What is Intellectual Property?
Whenever I introduce myself to someone as a trademark attorney, the first question I get is almost always, “So, you do patents?”. This invites a discussion of the difference between the three common types of intellectual property. Patents, Coyrights, and Trademarks.
From most people’s perspective, it is all one area of the law, but they are very different from a protection standpoint, a legal skills standpoint, and a market standpoint. From a market sense, trademarks are by far the most common. Trademarks can be best described by using words like “identity” or “brand”. Without getting into the legalese, essentially, a trademark protects the way the public associates a product or service with a name, logo or slogan. For example, when you drive down the street and see a sign on the side of the road with a big orange shell on it, you know where to fill up your tank. Or, when you are browsing the isles at your sporting goods store and see a “swoosh” you know you have found the right shoes. Protecting the association you have with those products requires filing a federal trademark application. Since every business has a name or identity, nearly every business is affected by trademark law. Companies spend a great deal of money to protect their brands, as you can imagine.
Compare this to patents. The common word we associate with patent law is “invention”. This can be a device to perform open heart surgery in a safer manner, a new combination of chemicals to produce a new drug, or the addition of a new part to an airplane wing to make flying safer. Most businesses do not “invent” new products so most business do not need to worry about patent law. The ones that are involved in the patent world, however pay the price and reap the rewards. You can expect tens of thousands of dollars just to get started with a patent application. However, to have the rights to produce a life saving pharmaceutical product can be worth billions.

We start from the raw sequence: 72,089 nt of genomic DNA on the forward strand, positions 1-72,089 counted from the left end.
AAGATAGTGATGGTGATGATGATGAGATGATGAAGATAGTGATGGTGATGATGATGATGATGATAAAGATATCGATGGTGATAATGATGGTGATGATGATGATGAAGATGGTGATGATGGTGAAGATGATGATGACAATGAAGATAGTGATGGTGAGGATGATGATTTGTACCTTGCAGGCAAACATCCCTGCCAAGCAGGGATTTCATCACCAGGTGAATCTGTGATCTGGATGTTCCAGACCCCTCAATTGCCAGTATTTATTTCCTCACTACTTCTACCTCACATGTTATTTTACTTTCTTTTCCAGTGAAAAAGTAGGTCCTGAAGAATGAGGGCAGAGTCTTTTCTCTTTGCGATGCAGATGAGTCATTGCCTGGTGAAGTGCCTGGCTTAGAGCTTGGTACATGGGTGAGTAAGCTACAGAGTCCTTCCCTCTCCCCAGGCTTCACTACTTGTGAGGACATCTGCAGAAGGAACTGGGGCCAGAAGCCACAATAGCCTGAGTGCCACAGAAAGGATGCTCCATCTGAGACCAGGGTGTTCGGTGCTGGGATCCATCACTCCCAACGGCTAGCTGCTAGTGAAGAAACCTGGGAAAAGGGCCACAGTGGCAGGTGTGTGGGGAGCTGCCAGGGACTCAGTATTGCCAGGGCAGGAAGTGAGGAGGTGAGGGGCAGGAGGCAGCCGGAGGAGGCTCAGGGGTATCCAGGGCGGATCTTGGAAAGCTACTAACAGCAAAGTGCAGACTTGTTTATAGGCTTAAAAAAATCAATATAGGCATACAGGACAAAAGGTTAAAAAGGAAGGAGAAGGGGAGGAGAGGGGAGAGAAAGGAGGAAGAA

The word, “Copyright” is one of my favorite legal terms because it tells you exactly what you are protecting. The owner of a copyright has the “right” to make “copies” of his work of authorship. An “author” is the first person to fix a “work of art” in a “tangible medium”. Copyrights generally involve paintings, books, songs, software codes, and other atistic creations.
Some ventures require all three types of Intellectual Property protection. Think of a video game. The creator of the game will want to get a trademark on “Mario Brothers”, the actual computer code will be protected by the copyright, and the manner in which the software works and relates to the hardware will be the subject of the patent. Take some time to think about the differences and how it impacts your business. Are you concerned about your name, logo, or identity? Have you seen similar names to yours or are concerned that you may unknowingly be infringing on some other company’s trademark?
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